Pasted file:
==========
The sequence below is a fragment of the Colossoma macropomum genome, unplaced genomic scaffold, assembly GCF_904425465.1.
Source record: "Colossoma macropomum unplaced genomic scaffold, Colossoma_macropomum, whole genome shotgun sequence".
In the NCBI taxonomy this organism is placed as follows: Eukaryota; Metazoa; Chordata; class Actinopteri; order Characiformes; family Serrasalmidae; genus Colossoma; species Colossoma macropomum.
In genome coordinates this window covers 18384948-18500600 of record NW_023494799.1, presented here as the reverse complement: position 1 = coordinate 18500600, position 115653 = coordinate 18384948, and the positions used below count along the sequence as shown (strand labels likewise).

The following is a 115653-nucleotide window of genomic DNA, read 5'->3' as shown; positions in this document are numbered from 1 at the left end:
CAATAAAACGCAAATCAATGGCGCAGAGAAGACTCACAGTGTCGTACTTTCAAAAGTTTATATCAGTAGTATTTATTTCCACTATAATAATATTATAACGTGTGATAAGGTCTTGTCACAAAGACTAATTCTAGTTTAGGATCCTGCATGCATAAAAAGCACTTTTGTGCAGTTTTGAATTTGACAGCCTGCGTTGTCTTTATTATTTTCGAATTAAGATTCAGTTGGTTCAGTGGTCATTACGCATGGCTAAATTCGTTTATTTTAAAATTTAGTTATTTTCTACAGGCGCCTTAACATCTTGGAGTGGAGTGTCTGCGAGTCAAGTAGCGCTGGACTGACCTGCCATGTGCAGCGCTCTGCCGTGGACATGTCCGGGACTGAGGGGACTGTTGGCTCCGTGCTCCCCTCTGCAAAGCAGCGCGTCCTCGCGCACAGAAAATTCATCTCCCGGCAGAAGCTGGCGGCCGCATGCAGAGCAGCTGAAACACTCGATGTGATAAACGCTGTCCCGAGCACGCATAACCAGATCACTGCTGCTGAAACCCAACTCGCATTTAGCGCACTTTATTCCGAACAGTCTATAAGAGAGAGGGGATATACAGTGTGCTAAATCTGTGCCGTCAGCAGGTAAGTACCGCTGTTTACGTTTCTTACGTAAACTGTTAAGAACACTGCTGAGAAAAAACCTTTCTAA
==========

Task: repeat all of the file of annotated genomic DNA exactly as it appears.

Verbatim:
The sequence below is a fragment of the Colossoma macropomum genome, unplaced genomic scaffold, assembly GCF_904425465.1.
Source record: "Colossoma macropomum unplaced genomic scaffold, Colossoma_macropomum, whole genome shotgun sequence".
In the NCBI taxonomy this organism is placed as follows: Eukaryota; Metazoa; Chordata; class Actinopteri; order Characiformes; family Serrasalmidae; genus Colossoma; species Colossoma macropomum.
In genome coordinates this window covers 18384948-18500600 of record NW_023494799.1, presented here as the reverse complement: position 1 = coordinate 18500600, position 115653 = coordinate 18384948, and the positions used below count along the sequence as shown (strand labels likewise).

The following is a 115653-nucleotide window of genomic DNA, read 5'->3' as shown; positions in this document are numbered from 1 at the left end:
CAATAAAACGCAAATCAATGGCGCAGAGAAGACTCACAGTGTCGTACTTTCAAAAGTTTATATCAGTAGTATTTATTTCCACTATAATAATATTATAACGTGTGATAAGGTCTTGTCACAAAGACTAATTCTAGTTTAGGATCCTGCATGCATAAAAAGCACTTTTGTGCAGTTTTGAATTTGACAGCCTGCGTTGTCTTTATTATTTTCGAATTAAGATTCAGTTGGTTCAGTGGTCATTACGCATGGCTAAATTCGTTTATTTTAAAATTTAGTTATTTTCTACAGGCGCCTTAACATCTTGGAGTGGAGTGTCTGCGAGTCAAGTAGCGCTGGACTGACCTGCCATGTGCAGCGCTCTGCCGTGGACATGTCCGGGACTGAGGGGACTGTTGGCTCCGTGCTCCCCTCTGCAAAGCAGCGCGTCCTCGCGCACAGAAAATTCATCTCCCGGCAGAAGCTGGCGGCCGCATGCAGAGCAGCTGAAACACTCGATGTGATAAACGCTGTCCCGAGCACGCATAACCAGATCACTGCTGCTGAAACCCAACTCGCATTTAGCGCACTTTATTCCGAACAGTCTATAAGAGAGAGGGGATATACAGTGTGCTAAATCTGTGCCGTCAGCAGGTAAGTACCGCTGTTTACGTTTCTTACGTAAACTGTTAAGAACACTGCTGAGAAAAAACCTTTCTAA